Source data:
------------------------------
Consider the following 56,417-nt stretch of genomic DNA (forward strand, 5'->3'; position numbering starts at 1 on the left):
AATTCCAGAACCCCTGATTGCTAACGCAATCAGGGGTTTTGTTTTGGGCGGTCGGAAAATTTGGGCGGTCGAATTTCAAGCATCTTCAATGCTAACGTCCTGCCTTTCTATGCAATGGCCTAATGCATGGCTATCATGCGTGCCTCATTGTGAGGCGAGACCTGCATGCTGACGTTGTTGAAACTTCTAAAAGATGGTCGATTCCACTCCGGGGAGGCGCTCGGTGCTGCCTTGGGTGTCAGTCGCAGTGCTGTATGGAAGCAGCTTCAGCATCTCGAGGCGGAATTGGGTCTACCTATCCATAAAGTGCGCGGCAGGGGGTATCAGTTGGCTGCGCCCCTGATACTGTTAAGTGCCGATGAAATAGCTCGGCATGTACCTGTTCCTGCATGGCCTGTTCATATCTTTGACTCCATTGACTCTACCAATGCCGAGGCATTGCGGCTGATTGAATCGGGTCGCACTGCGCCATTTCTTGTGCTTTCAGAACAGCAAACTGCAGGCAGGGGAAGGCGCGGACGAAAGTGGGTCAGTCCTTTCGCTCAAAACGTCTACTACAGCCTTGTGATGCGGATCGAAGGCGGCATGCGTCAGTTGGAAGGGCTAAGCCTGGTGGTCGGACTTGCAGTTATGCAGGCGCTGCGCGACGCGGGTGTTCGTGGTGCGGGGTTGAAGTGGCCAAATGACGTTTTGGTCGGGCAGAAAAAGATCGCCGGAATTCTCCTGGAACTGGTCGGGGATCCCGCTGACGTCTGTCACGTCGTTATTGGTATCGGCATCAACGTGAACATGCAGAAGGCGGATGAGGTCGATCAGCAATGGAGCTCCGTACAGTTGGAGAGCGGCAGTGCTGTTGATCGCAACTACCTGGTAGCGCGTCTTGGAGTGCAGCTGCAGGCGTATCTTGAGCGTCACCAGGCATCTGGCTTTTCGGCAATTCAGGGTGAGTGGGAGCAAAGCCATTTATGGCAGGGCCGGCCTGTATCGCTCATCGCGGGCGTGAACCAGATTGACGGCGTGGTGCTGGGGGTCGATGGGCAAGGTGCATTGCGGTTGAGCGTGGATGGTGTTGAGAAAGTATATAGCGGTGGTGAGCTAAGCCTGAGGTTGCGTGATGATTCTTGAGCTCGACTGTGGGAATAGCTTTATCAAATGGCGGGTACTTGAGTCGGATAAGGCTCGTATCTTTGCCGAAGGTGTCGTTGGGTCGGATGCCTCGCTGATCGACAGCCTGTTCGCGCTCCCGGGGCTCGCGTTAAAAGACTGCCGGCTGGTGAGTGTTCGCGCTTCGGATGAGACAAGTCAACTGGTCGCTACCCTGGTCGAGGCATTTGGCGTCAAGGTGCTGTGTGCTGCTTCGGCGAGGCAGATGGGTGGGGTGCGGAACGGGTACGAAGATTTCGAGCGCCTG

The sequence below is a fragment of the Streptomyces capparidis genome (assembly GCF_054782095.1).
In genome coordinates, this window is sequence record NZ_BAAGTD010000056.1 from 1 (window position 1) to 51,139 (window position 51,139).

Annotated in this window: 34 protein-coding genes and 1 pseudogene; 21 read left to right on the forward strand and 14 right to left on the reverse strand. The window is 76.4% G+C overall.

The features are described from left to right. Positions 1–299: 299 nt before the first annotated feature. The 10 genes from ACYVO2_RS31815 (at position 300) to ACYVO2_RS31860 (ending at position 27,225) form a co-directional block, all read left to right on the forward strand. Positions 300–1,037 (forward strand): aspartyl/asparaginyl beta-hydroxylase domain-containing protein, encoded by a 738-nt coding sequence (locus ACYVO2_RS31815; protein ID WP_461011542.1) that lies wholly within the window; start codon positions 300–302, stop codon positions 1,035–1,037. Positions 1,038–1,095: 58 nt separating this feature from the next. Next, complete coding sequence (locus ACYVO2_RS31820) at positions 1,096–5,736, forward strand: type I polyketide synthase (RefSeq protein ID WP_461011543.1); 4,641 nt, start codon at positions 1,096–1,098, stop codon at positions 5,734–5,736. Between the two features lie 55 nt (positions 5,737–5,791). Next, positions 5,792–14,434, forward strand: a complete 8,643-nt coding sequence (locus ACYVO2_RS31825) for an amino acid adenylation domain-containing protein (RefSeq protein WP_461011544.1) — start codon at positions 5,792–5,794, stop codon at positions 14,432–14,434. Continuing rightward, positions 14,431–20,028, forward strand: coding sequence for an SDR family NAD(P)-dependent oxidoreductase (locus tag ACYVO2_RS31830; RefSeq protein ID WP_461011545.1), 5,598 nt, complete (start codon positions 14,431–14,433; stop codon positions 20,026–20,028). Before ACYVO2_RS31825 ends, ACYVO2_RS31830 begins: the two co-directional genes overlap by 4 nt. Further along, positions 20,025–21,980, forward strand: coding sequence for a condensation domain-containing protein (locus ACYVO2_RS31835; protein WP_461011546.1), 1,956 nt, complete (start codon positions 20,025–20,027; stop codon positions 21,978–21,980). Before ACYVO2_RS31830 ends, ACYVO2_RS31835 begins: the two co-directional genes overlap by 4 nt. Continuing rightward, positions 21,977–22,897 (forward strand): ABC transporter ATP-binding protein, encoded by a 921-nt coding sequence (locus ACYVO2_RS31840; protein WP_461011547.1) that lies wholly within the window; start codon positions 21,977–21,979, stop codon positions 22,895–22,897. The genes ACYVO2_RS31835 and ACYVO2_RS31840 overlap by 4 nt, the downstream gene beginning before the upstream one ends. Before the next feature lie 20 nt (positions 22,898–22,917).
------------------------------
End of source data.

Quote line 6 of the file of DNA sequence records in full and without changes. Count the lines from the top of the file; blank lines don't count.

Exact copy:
The features are described from left to right. Positions 1–299: 299 nt before the first annotated feature. The 10 genes from ACYVO2_RS31815 (at position 300) to ACYVO2_RS31860 (ending at position 27,225) form a co-directional block, all read left to right on the forward strand. Positions 300–1,037 (forward strand): aspartyl/asparaginyl beta-hydroxylase domain-containing protein, encoded by a 738-nt coding sequence (locus ACYVO2_RS31815; protein ID WP_461011542.1) that lies wholly within the window; start codon positions 300–302, stop codon positions 1,035–1,037. Positions 1,038–1,095: 58 nt separating this feature from the next. Next, complete coding sequence (locus ACYVO2_RS31820) at positions 1,096–5,736, forward strand: type I polyketide synthase (RefSeq protein ID WP_461011543.1); 4,641 nt, start codon at positions 1,096–1,098, stop codon at positions 5,734–5,736. Between the two features lie 55 nt (positions 5,737–5,791). Next, positions 5,792–14,434, forward strand: a complete 8,643-nt coding sequence (locus ACYVO2_RS31825) for an amino acid adenylation domain-containing protein (RefSeq protein WP_461011544.1) — start codon at positions 5,792–5,794, stop codon at positions 14,432–14,434. Continuing rightward, positions 14,431–20,028, forward strand: coding sequence for an SDR family NAD(P)-dependent oxidoreductase (locus tag ACYVO2_RS31830; RefSeq protein ID WP_461011545.1), 5,598 nt, complete (start codon positions 14,431–14,433; stop codon positions 20,026–20,028). Before ACYVO2_RS31825 ends, ACYVO2_RS31830 begins: the two co-directional genes overlap by 4 nt. Further along, positions 20,025–21,980, forward strand: coding sequence for a condensation domain-containing protein (locus ACYVO2_RS31835; protein WP_461011546.1), 1,956 nt, complete (start codon positions 20,025–20,027; stop codon positions 21,978–21,980). Before ACYVO2_RS31830 ends, ACYVO2_RS31835 begins: the two co-directional genes overlap by 4 nt. Continuing rightward, positions 21,977–22,897 (forward strand): ABC transporter ATP-binding protein, encoded by a 921-nt coding sequence (locus ACYVO2_RS31840; protein WP_461011547.1) that lies wholly within the window; start codon positions 21,977–21,979, stop codon positions 22,895–22,897. The genes ACYVO2_RS31835 and ACYVO2_RS31840 overlap by 4 nt, the downstream gene beginning before the upstream one ends. Before the next feature lie 20 nt (positions 22,898–22,917).